After sitting out all of the 2015 season, Joel Embiid was only able to play in 31 games last year. In those games, though, he averaged 20 points and 8 rebounds per contest, promising numbers for one of Philadelphia’s centerpiece players.

Heading into this season, Embiid was expected to take another step forward, alongside the anticipated growth of the Sixers as a team, having moved from the “collect draft assets” stage of a rebuild to the “develop collected assets into winning team” stage, heralded by the additions of players like J.J. Redick to fill in the gaps among young studs like Embiid and Ben Simmons.

While the season hasn’t been perfect, with things like their most recent #1 overall pick completely ruining his own shooting stroke while apparently hiding an injury of some kind to his shoulder, Embiid has demonstrated exactly why he’s been worth the wait, averaging 20 and 10 through 11 games. And in a nationally televised game in Los Angeles last night, he put on an even more impressive show.

Embiid finished the night with 46 points, 15 rebounds, 7 assists, and 7 blocks. It was an astounding display of offensive efficiency and overall ability. Embiid was 14-20 from the floor, hitting 2-3 from beyond the arc, with a stroke that makes you think he could probably approach or even crack the 40% barrier if he wanted to.

But he does so much damage in the post, or even off the dribble against overmatched opposing bigs, that it doesn’t make much sense for him to linger outside. Embiid also went 16-19 from the foul line, meaning there’s no real way to defend him. Here’s a 7-footer rolling off a screen, catching a pass, and throwing a Eurostep down on the way to a lay-in:

If you put a bigger body on him, as the Lakers tried to do at times with Brook Lopez, and Embiid can put it on the floor and get to the rim or the foul line. Throw a quicker, smaller big like Julius Randle at him, and Embiid will take him to school down low, as he did here:

Here’s another angle, and what’s notable isn’t just the fundamentals on display; after all, any 6’4″ old man at the local rec center probably has something similar in the repertoire. It’s the ferocity and quickness with which he deploys them.

Embiid is to a traditional big man what LeBron and Kevin Durant are to traditional wing players; bigger, stronger, faster, and smoother. Watching him play, it remains remarkable that he only picked up the game eight years ago. You can clearly discern the Hakeem influences, too, and not just when he breaks out the Dream Shake.

Look at this play. It’s a setup you’ll see a dozen times or more in every NBA game. Post player catches it a few steps off the block, then turns and faces up. Normally that’s a sign that a few ball fakes are coming en route to either a lofted midrange jumper or a pivot back to a post position. Embiid has another idea:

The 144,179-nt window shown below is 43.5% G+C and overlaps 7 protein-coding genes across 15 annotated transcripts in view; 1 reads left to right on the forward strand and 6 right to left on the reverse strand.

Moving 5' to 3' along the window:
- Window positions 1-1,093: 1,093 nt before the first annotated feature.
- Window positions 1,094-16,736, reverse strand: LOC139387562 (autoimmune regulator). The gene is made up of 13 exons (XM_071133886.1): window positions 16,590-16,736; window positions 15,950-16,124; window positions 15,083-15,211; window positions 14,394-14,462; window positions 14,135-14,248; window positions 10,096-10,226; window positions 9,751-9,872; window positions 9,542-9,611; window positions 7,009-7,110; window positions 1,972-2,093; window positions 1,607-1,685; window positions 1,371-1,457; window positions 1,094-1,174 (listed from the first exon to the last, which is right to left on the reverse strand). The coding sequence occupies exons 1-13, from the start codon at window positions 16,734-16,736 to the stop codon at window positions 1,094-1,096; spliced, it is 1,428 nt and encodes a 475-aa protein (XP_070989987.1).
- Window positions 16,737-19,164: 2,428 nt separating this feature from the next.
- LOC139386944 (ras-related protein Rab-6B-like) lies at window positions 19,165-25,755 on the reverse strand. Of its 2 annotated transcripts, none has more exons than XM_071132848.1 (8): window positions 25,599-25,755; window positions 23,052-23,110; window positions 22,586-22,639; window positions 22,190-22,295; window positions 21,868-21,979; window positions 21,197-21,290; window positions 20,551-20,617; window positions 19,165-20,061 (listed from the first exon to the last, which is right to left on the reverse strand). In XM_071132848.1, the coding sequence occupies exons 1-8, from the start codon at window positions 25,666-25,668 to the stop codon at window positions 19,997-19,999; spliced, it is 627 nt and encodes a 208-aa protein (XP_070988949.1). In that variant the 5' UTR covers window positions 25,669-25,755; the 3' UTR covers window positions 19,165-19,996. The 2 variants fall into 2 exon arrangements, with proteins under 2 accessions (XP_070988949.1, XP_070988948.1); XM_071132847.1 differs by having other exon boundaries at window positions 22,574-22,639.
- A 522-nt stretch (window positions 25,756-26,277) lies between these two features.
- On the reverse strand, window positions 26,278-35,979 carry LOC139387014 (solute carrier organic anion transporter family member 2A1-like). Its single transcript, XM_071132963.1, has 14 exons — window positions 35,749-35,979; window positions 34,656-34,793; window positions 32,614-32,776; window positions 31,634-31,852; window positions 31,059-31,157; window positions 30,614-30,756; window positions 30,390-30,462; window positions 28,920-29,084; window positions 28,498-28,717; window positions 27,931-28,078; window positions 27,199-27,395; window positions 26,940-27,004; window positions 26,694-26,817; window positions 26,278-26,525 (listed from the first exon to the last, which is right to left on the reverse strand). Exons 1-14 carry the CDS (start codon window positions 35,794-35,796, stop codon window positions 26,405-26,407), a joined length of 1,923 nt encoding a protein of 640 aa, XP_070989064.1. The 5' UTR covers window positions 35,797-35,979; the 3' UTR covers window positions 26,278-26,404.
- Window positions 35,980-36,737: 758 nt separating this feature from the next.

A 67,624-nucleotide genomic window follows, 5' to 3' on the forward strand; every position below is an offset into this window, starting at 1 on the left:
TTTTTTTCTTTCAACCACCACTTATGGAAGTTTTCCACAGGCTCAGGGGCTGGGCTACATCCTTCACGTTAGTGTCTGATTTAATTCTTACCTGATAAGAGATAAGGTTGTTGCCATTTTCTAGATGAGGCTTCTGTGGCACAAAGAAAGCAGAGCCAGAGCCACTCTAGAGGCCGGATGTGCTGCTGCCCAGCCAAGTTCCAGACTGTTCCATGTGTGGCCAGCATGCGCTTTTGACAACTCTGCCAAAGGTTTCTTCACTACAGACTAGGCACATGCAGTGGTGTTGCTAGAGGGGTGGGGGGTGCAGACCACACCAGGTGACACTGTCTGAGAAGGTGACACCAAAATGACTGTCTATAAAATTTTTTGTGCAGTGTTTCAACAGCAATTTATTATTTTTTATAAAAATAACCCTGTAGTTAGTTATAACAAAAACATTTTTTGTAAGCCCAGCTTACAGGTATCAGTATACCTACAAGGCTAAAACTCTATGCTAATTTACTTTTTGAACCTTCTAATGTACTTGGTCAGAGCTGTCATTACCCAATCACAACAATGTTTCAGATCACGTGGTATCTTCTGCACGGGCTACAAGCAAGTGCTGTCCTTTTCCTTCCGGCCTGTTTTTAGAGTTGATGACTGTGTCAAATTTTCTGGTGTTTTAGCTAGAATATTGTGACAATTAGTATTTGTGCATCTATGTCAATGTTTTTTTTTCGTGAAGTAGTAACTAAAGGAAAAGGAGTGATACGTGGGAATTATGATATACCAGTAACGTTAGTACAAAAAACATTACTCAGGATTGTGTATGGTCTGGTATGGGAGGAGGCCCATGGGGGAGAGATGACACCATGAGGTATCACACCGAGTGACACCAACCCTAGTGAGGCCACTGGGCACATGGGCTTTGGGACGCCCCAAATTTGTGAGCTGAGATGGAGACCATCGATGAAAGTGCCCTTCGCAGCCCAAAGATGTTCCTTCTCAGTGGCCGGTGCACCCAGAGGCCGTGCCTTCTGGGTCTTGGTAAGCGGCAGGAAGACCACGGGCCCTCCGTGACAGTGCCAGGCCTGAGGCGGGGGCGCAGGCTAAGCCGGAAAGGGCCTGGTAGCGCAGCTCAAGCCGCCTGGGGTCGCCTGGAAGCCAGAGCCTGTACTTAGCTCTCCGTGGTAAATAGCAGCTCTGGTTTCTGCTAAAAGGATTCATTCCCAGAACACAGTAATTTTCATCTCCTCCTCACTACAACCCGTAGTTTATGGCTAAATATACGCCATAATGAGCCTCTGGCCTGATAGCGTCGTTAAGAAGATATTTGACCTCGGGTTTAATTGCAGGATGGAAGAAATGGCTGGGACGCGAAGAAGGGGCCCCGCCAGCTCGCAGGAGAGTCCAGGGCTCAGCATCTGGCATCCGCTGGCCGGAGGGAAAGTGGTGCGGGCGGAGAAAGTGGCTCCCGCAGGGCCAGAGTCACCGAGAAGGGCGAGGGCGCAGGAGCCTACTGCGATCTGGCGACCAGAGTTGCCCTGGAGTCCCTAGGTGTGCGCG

Look at how fast he rips it through. He blows by Julius Randle with nothing more than a first step, getting baseline and beating the help defender to the rim with ease. It’s honestly not fair.

Here’s the sequence directly following the earlier Embiid and-1, featuring essentially the utopian version of what these Sixers can be:

First of all, 7 blocks! Embiid is a fairly legitimate rim protector already, and though he did have 4 fouls in 34 minutes, he still demonstrates the kind of innate defensive ability that again belies how late he started playing basketball.

After the block, Simmons brings it up the court, and they post Embiid immediately, because they’re not stupid. Just about the only thing the Lakers could do was try to double him, as they did here, except  that leaves you with shooters like Redick and Robert Covington to worry about, along with the slashing threat of Simmons.

It’s the latter option who ends up with it here, after some nifty ball movement and off-ball work gets Simmons a favorable post matchup on the opposite block, which leads to Simmons taking his man off the dribble, elevating in the lane, and seemingly dropping the ball into the hoop from eight feet away.

Simmons ended up one board shy of a triple-double, finishing with 18 points, 10 assists, and 9 rebounds. He’s really, really good, and should probably be the favorite for rookie of the year at this point. (Speaking of, Lonzo Ball sat the entire fourth quarter of a close game, rendered unplayable by virtue of a broke jumper that left him with just 2 points. It’s a real shame.)

The Sixers certainly have a long way to go in terms of playing together and developing their younger stars, but Embiid becoming a top-10 player in the NBA in the very near future is one way to cut the head of the line. That stat line is hard to fake, and the skills match up. He’s amazing, and incredibly fun to watch.

Oh, and he also roasted Lonzo and LaVar Ball on Instagram, too, continuing his streak of doing just that:

On Instagram, Embiid changed his location to get a shot in at LaVar Ball, too:

He softened the Lonzo-centric aspect of that post, or at least tried to:

Please stay healthy, Joel. The Eastern Conference needs you.

About Jay Rigdon

Jay is a writer and editor for The Comeback, and a contributor at Awful Announcing. He is not a strong swimmer.